A year later, it has only gained two additional sponsors: Rep. Jim McGovern, D-Mass., and Rep. Jim Cooper, D-Tenn.

Ranked-choice voting is employed by about a dozen different localities and states. It’s used in municipal elections in Oakland and San Francisco, California; Minneapolis and St. Paul, Minnesota; and even by the academy. Earlier this year, Maine adopted ranked-choice voting for its June primaries over the legislature’s attempts to block the voter-driven ballot initiative that first brought the system to Maine. The result? Voter turnout was up, implementation was uncomplicated and inexpensive, few errors were made, and outcomes were perceived to be fair.

Ranked-choice voting made news this spring, when the two most left-wing candidates for San Francisco’s mayoral election formed a tactical alliance to win the others’ second preference votes. While they were technically competing against each other, they were also able to cooperate to empower their shared ideology — the beauty of a system that allows voters to cast multiple votes.

And advocates of ranked-choice voting raised the benefits of alternative voting schemes when, after Michigan’s recent governor’s race, the results suggested that if the third place candidate, who branded himself as a progressive, had been reallocated in a ranked-choice system, Abdul El-Sayed, a genuine progressive, might have come within arm’s reach of winning.

Europe provides several examples of other voting alternatives. French President Emmanuel Macron, for instance, ran on introducing greater proportional representation in the French legislature, and is slowly making good on that promise. Under proportional representation, parties are allotted seats based on the total percentage of the vote they get. Under that system, if Democrats were to receive 51 percent of the vote, Republicans 44 percent, and Greens 5 percent, they’d each get that percentage of seats in Congress.

Proportional representation is how elections are run in countries like Sweden, Germany, and Israel. It’s no surprise that legislatures in these countries often have seven or eight different political parties with significant clout, which then work together in coalitions on legislation, offering far more choices to voters.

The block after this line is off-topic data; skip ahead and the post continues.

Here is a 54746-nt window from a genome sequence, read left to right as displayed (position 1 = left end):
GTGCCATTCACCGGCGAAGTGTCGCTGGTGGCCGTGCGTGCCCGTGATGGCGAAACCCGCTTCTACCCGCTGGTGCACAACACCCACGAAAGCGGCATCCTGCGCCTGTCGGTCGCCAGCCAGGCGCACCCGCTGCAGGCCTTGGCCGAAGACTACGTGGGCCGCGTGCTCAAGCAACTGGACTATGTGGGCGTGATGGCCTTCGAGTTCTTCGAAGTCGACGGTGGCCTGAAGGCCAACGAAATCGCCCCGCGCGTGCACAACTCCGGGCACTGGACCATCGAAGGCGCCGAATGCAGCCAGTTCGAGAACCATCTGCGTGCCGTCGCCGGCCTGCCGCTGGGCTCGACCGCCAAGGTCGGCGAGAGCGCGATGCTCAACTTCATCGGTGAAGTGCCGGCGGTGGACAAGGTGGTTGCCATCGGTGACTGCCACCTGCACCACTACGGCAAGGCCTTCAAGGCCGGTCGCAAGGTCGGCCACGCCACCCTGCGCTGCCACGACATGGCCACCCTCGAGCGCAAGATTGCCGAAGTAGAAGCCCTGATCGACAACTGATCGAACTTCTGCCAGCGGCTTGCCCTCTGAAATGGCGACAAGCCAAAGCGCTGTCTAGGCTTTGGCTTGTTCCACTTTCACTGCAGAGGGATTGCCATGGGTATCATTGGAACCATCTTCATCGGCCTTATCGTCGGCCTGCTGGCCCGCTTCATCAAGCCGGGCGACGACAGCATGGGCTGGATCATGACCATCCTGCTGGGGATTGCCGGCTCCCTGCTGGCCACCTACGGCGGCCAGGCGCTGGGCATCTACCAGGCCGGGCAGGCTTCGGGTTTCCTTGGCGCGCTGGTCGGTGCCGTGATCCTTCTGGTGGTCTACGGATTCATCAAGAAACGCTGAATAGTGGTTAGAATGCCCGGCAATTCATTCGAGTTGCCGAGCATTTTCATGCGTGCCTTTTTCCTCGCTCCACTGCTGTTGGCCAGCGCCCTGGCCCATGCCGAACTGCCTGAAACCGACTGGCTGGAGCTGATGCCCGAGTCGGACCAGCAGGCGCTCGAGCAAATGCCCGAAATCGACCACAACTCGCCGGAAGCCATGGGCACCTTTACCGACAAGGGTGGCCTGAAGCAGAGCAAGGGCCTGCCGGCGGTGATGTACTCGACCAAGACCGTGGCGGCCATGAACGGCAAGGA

By contrast, American political parties tend not to offer third-party voters any sort of election reform plans — even to win over their votes.

Michelle Obama, one of Clinton’s more powerful surrogates, neatly summarized the argument against voting for third parties in 2016, telling voters, “Here’s the truth: Either Hillary Clinton or her opponent will be elected president this year. And if you vote for someone other than Hillary, or if you don’t vote at all, then you are helping to elect Hillary’s opponent.”

Even after the election, in her campaign memoir, Clinton seemed focused on her entitlement to votes rather than policies which could prevent future spoilers. “In each state, there were more than enough Stein voters to swing the result, just like Ralph Nader did in Florida and New Hampshire in 2000. Maybe, like actress Susan Sarandon, Stein thinks electing Trump will hasten ‘the revolution.’ Who knows?” she flippantly wrote.

This attitude is particularly disheartening when one considers that third-party votes are, unlike the failure to cast a ballot, a direct expression of disenchantment with the two major parties. And black voters are particularly hurt by the two-party system, as votes cast by historically marginalized groups are often presumed rather than earned.

Although the Green Party, stymied by ballot-access battles and boxed out by the major party giants, struggles to mount candidates with sufficient mainstream qualifications to capture more than a narrow slice of the vote, it has been a much more consistent advocate for progressive ideals than the Democratic Party has been. Its members are often those who care more, not less, about left-wing ideological commitments. Thus, it feels particularly cruel to attack engaged voters rather than flawed institutions

As Elizabeth Bruenig recently argued, there’s some value to believing in something — especially when a “lesser of two evils” mindset forces Democrats ever rightward. The goal should not be to attack the left, but to dismantle the voting system which forces such regressive results. In the interest of representation and ideological integrity, it’s clear that it’s time to give alternative voting schemes a try.

Top photo: Voters in Ohio’s 12th Congressional District wait in line to cast a ballot for their next congressperson on Aug. 7, 2018, in Columbus, Ohio.